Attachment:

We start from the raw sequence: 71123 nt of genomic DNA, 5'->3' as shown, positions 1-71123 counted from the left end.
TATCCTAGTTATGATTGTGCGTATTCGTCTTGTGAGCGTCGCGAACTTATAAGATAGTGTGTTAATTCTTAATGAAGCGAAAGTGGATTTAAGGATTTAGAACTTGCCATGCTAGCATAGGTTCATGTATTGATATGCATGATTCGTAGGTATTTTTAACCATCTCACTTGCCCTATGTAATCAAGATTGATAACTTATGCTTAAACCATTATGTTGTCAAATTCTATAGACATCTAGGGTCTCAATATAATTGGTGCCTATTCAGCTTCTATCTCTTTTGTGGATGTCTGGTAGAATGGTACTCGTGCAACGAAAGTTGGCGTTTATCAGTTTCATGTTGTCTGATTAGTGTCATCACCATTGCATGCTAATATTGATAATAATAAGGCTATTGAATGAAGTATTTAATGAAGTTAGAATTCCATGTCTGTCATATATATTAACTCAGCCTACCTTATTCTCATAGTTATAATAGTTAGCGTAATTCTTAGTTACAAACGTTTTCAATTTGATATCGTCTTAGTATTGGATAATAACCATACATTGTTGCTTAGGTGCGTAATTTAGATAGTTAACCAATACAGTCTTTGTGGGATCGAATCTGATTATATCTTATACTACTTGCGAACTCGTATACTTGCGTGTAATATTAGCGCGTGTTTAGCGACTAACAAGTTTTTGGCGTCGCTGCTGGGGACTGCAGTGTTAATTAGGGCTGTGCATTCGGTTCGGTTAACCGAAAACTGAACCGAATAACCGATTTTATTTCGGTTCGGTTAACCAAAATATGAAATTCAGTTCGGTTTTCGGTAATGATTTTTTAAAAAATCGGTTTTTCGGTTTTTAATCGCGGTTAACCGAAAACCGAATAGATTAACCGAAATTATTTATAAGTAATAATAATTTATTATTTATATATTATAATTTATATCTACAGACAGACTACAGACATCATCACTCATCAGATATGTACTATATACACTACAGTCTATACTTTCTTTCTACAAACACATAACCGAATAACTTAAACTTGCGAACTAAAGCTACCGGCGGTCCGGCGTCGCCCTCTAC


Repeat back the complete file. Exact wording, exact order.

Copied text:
We start from the raw sequence: 71123 nt of genomic DNA, 5'->3' as shown, positions 1-71123 counted from the left end.
TATCCTAGTTATGATTGTGCGTATTCGTCTTGTGAGCGTCGCGAACTTATAAGATAGTGTGTTAATTCTTAATGAAGCGAAAGTGGATTTAAGGATTTAGAACTTGCCATGCTAGCATAGGTTCATGTATTGATATGCATGATTCGTAGGTATTTTTAACCATCTCACTTGCCCTATGTAATCAAGATTGATAACTTATGCTTAAACCATTATGTTGTCAAATTCTATAGACATCTAGGGTCTCAATATAATTGGTGCCTATTCAGCTTCTATCTCTTTTGTGGATGTCTGGTAGAATGGTACTCGTGCAACGAAAGTTGGCGTTTATCAGTTTCATGTTGTCTGATTAGTGTCATCACCATTGCATGCTAATATTGATAATAATAAGGCTATTGAATGAAGTATTTAATGAAGTTAGAATTCCATGTCTGTCATATATATTAACTCAGCCTACCTTATTCTCATAGTTATAATAGTTAGCGTAATTCTTAGTTACAAACGTTTTCAATTTGATATCGTCTTAGTATTGGATAATAACCATACATTGTTGCTTAGGTGCGTAATTTAGATAGTTAACCAATACAGTCTTTGTGGGATCGAATCTGATTATATCTTATACTACTTGCGAACTCGTATACTTGCGTGTAATATTAGCGCGTGTTTAGCGACTAACAAGTTTTTGGCGTCGCTGCTGGGGACTGCAGTGTTAATTAGGGCTGTGCATTCGGTTCGGTTAACCGAAAACTGAACCGAATAACCGATTTTATTTCGGTTCGGTTAACCAAAATATGAAATTCAGTTCGGTTTTCGGTAATGATTTTTTAAAAAATCGGTTTTTCGGTTTTTAATCGCGGTTAACCGAAAACCGAATAGATTAACCGAAATTATTTATAAGTAATAATAATTTATTATTTATATATTATAATTTATATCTACAGACAGACTACAGACATCATCACTCATCAGATATGTACTATATACACTACAGTCTATACTTTCTTTCTACAAACACATAACCGAATAACTTAAACTTGCGAACTAAAGCTACCGGCGGTCCGGCGTCGCCCTCTAC